Every year, usually in November, in all VDCs the VDC Chairman calls for a Village Council meeting: a kind of village-level assembly in which all elected politicians in the VDC, plus some invitees, do two main things: evaluate last year’s activities and approve next years budget. It’s a decisive meeting, in that sense, since this is where the Ward Chairmen and Ward Members can try to get funding from the VDC.
We observed a typical Village Council meeting in a VDC east of Kathmandu. The way the meeting unfolded resembles many others. The meeting hall was full. It was a one-room VDC office which could just accommodate the attendees, roughly sixty people, who sat on low wooden benches, facing the “leaders” of the VDC at the end of the hall: the VDC Chairman, VDC secretary, a headmaster, and the local DDC Member. They were all UML; only two Ward Chairmen were NC.
So, how did the meeting unfold? We’ll suffice it to sum up the main steps in the decision-making process which took place (i-v):
(i) First off, in a way the meeting already began before anyone else than the UML leaders had shown up. The VDC Chairman, the VDC secretary, the headmaster, and the local DDC Member, got together at the VDC office in the morning, going through the requests for development received from all the nine wards. The requests had been submitted on pages torn out of note books, some only passed on orally and then penned down by the secretary, and there were perhaps twenty altogether.
(ii) It was no secret. The VDC secretary readily explained to us what they were doing: they were deciding on the budget, selecting the requests to be included for next year. They selected almost solely requests from the UML wards. Why? Well, they knew what the needs in the VDC included, and those requests they selected were the most important. We knew, on our part, that other needs were also quite urgent and relevant. But it was not our mission, of course, to argue with them.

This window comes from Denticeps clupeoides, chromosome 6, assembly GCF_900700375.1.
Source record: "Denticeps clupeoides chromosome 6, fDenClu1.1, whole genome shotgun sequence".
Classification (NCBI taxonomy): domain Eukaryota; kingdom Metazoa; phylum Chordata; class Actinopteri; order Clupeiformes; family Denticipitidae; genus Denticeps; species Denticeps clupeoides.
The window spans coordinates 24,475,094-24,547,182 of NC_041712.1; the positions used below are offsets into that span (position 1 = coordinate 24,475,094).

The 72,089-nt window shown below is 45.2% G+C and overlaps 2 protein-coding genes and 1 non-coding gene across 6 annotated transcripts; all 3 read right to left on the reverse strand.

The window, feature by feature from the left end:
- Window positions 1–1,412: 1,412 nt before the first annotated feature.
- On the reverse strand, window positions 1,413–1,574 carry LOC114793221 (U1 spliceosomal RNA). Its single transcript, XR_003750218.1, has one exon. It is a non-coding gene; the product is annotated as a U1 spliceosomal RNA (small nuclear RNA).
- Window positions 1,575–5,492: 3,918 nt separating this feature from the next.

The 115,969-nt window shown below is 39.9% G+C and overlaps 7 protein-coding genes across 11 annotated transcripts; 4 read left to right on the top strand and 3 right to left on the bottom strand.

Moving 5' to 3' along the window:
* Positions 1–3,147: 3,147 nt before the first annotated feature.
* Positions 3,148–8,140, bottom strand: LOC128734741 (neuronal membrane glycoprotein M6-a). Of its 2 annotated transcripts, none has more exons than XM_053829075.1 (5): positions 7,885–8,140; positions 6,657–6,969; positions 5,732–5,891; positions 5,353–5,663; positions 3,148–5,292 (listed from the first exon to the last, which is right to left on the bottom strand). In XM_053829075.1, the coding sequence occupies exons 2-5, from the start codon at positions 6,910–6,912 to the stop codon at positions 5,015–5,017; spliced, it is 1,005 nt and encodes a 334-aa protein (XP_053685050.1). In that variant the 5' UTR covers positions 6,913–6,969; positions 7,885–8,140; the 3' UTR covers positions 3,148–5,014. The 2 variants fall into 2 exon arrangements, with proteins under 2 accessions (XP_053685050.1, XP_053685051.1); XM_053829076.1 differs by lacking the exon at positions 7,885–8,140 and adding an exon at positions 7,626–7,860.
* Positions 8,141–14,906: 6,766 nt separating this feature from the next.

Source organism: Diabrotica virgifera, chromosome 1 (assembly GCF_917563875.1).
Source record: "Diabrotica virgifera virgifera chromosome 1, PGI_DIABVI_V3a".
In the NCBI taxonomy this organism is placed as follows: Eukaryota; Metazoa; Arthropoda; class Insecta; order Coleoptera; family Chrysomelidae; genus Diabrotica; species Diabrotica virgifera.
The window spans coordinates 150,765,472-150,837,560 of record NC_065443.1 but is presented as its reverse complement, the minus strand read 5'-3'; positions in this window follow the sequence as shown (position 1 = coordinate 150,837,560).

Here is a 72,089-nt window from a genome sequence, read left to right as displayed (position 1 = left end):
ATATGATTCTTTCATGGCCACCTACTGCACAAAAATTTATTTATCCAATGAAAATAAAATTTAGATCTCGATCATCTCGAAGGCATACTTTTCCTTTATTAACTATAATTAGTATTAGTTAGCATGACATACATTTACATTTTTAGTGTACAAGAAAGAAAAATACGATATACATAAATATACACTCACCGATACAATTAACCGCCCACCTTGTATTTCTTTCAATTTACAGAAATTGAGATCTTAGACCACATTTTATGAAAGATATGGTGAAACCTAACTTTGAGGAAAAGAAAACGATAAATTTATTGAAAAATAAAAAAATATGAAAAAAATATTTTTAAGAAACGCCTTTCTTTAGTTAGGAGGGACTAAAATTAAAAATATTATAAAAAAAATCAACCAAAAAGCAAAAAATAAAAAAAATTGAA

(iii) The real Village Council meeting convened after lunch. It began with the VDC secretary reading aloud the expenditure report from last year. Critical voices in the hall asked whether the VDC Chairman could account for delays and incompletion in some of the development work? Some attendees started laughing at this remark. The DDC Member took the word and explained that lack of budget had made things difficult. The majority then approved last year’s expenditures by clapping their hands. In fact, even those making critical remarks clapped along.
(iv) The VDC secretary went on to recite next year’s budget. The two NC Ward Chairmen now stood up and asked, camly, why the requests for projects in their wards had been ignored. One of them elaborated on his remark that both NC wards had largely been neglected for five years. The VDC Chairman equally camly explained that since the budget was limited, they had to give priority to those areas most in need, so that was the reason. The DDC Member stood up and said the VDC Chairman had made a responsible decision. This time, though, the NC did not clap.
(v) The budget was approved after the UML majority had clapped their hands. After the meeting, when the formalities were over, the NC Ward Chairmen and their Ward Members started complaining, though, and now more loudly. Some even made ironic remarks about the UML fixing everything beforehand. UML Ward Chairmen replied in a joking tone, and this went on for ten-fifteen minutes. One of the NC Ward Chairmen told us later on, after everybody had left the VDC office:
“I am invited for the meeting every year, but the budget has already been decided upon. So it’s a formality. We complain but our wards never get anything. The VDC Chairman just says there is no budget.”
It is very common, in our experience, not that the Ward Chairmen in minority not get anything at all – they usually get a little – but that protests at the Village Council meeting are in vain, just as this short observation illustrates. In other cases, we have observed that the majority give the minority a small share to appeace them – but the minority’s objections, even loud ones, are largely ignored.